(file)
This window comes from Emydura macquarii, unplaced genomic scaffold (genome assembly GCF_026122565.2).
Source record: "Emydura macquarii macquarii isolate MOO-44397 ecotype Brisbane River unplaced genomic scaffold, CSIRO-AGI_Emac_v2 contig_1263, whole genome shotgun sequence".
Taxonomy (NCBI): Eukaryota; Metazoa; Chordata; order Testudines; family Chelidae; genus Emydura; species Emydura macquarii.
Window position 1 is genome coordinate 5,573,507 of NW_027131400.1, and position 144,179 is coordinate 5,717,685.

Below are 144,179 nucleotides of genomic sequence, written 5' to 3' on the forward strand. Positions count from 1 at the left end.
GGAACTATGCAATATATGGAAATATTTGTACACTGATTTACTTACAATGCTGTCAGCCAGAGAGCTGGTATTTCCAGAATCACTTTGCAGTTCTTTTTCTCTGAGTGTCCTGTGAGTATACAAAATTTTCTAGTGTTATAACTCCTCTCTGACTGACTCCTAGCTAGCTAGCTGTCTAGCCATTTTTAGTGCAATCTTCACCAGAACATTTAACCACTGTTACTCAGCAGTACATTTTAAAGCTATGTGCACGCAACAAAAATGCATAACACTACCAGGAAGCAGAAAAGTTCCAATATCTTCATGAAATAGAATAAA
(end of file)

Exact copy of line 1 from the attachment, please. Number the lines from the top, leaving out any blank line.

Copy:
This window comes from Emydura macquarii, unplaced genomic scaffold (genome assembly GCF_026122565.2).